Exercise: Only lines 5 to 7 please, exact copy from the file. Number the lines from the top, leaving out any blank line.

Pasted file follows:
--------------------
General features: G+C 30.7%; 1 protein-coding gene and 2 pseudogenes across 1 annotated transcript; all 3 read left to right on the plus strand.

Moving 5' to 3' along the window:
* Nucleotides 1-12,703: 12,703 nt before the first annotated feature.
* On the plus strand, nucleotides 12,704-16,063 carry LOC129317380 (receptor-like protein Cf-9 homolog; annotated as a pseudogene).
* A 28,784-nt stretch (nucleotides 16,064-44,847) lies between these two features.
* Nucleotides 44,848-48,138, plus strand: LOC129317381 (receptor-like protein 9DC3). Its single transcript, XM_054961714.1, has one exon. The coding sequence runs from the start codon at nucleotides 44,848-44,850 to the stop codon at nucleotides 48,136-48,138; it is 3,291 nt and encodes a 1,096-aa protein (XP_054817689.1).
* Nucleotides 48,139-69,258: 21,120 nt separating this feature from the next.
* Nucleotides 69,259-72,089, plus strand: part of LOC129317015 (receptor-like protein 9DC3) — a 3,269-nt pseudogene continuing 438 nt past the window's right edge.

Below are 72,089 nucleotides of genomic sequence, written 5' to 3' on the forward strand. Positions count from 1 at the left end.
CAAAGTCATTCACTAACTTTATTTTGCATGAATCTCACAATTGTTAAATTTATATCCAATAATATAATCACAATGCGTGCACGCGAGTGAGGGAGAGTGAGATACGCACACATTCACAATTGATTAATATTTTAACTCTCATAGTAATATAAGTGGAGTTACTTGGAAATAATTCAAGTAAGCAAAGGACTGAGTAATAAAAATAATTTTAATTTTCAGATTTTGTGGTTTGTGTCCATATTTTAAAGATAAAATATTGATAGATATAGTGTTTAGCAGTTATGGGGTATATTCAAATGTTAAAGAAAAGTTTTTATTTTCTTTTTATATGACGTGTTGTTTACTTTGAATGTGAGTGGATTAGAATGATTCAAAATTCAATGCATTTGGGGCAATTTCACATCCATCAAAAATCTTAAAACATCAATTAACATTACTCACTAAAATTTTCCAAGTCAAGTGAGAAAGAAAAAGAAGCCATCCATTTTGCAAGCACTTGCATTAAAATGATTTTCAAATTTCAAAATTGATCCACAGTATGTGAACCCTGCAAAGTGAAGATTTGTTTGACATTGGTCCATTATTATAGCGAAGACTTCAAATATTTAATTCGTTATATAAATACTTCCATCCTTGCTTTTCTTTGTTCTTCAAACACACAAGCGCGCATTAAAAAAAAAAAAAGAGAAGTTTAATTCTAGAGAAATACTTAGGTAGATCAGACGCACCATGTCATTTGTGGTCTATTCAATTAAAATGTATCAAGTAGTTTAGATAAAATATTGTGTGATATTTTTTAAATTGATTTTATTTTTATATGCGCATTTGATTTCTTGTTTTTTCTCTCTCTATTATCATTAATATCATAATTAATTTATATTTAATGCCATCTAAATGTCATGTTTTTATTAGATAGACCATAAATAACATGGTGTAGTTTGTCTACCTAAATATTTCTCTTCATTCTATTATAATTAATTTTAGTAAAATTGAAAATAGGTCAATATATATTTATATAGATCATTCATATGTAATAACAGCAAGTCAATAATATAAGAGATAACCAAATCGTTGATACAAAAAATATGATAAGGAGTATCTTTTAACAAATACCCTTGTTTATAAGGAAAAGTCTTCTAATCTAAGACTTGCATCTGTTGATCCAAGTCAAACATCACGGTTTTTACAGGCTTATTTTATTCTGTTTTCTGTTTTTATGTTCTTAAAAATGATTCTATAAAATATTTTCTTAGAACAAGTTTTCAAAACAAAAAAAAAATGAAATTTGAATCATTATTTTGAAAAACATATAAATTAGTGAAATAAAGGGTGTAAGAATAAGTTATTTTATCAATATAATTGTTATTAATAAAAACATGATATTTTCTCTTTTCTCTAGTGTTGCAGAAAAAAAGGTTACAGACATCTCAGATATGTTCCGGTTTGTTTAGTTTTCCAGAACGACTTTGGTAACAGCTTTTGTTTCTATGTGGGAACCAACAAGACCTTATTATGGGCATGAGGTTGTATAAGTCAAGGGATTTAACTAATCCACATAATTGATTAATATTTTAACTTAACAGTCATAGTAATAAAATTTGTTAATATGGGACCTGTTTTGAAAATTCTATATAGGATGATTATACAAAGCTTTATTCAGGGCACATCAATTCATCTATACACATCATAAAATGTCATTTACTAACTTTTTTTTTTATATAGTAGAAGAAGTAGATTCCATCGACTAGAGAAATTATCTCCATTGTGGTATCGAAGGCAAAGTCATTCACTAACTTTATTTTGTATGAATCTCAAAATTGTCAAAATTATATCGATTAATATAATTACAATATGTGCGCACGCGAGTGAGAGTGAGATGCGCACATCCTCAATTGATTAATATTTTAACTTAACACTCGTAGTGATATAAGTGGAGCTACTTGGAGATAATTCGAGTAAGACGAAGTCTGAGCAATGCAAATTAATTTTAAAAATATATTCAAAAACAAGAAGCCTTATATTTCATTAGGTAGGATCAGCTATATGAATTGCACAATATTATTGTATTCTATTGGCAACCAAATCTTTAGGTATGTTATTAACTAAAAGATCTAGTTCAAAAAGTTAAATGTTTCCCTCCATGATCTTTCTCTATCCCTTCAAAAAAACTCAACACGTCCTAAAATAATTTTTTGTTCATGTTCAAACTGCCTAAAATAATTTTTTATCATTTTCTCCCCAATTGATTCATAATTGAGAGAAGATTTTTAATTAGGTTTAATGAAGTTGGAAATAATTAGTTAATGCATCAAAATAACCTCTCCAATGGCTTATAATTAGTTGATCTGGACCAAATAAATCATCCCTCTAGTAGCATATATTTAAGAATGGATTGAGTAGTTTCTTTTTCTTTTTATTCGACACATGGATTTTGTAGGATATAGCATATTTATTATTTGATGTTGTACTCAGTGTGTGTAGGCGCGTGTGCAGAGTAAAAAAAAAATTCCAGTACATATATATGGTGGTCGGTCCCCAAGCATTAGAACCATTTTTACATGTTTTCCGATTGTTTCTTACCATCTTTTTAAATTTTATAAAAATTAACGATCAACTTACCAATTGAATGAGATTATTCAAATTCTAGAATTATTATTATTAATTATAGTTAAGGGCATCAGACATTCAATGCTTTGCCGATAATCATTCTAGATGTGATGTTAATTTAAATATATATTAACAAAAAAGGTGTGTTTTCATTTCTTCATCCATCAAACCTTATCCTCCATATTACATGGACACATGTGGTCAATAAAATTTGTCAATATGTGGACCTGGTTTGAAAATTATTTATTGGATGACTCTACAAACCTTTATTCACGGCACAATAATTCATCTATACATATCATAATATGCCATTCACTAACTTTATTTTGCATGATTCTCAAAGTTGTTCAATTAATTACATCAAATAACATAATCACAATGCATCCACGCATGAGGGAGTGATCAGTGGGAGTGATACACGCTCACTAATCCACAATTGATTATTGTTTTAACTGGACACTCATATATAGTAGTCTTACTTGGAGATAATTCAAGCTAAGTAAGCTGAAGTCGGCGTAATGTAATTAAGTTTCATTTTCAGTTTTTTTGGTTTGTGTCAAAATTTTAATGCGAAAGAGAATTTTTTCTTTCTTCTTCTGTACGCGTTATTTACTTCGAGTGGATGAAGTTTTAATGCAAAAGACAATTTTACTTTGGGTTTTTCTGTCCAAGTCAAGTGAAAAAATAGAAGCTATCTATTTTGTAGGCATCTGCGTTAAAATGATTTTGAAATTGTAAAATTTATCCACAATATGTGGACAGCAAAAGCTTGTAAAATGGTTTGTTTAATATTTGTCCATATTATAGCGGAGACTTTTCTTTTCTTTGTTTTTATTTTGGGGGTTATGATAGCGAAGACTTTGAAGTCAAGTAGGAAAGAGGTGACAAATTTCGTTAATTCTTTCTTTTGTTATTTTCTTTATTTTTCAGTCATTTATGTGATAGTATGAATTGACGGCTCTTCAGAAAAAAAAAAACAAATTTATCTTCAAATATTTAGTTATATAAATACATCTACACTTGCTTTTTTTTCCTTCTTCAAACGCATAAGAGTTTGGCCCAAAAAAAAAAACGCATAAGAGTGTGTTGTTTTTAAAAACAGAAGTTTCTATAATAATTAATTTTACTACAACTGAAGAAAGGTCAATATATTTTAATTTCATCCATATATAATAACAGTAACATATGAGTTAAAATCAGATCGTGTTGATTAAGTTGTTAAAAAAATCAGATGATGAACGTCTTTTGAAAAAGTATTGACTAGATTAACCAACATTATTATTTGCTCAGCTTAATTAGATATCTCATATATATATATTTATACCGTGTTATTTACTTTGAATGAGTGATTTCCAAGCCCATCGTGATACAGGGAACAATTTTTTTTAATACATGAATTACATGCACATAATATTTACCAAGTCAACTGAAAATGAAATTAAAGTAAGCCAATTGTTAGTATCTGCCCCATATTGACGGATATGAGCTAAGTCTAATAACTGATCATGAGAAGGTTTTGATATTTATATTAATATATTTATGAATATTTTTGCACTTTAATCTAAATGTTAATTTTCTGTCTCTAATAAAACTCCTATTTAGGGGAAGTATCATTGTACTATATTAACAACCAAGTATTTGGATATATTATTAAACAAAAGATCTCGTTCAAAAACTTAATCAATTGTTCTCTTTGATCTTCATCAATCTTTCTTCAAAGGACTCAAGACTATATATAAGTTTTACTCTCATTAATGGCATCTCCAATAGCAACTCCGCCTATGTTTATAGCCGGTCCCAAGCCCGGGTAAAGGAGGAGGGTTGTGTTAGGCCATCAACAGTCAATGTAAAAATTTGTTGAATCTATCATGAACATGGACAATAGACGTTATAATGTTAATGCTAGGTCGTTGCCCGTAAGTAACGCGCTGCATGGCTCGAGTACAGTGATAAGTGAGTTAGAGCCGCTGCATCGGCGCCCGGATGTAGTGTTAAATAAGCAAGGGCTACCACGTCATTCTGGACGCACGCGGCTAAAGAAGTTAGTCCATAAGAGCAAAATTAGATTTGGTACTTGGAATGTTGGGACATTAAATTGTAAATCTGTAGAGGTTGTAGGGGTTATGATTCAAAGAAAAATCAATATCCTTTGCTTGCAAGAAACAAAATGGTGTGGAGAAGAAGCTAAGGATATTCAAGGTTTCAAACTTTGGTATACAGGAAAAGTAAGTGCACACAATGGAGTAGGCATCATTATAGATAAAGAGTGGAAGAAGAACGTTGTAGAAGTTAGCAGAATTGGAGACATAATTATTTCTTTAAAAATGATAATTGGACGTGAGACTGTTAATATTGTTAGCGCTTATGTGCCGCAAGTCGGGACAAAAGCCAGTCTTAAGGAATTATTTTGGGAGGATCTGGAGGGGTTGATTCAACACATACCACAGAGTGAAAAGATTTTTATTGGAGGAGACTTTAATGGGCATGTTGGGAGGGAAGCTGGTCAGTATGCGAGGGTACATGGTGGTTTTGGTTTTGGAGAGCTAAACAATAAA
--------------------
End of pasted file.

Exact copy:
* A 28,784-nt stretch (nucleotides 16,064-44,847) lies between these two features.
* Nucleotides 44,848-48,138, plus strand: LOC129317381 (receptor-like protein 9DC3). Its single transcript, XM_054961714.1, has one exon. The coding sequence runs from the start codon at nucleotides 44,848-44,850 to the stop codon at nucleotides 48,136-48,138; it is 3,291 nt and encodes a 1,096-aa protein (XP_054817689.1).
* Nucleotides 48,139-69,258: 21,120 nt separating this feature from the next.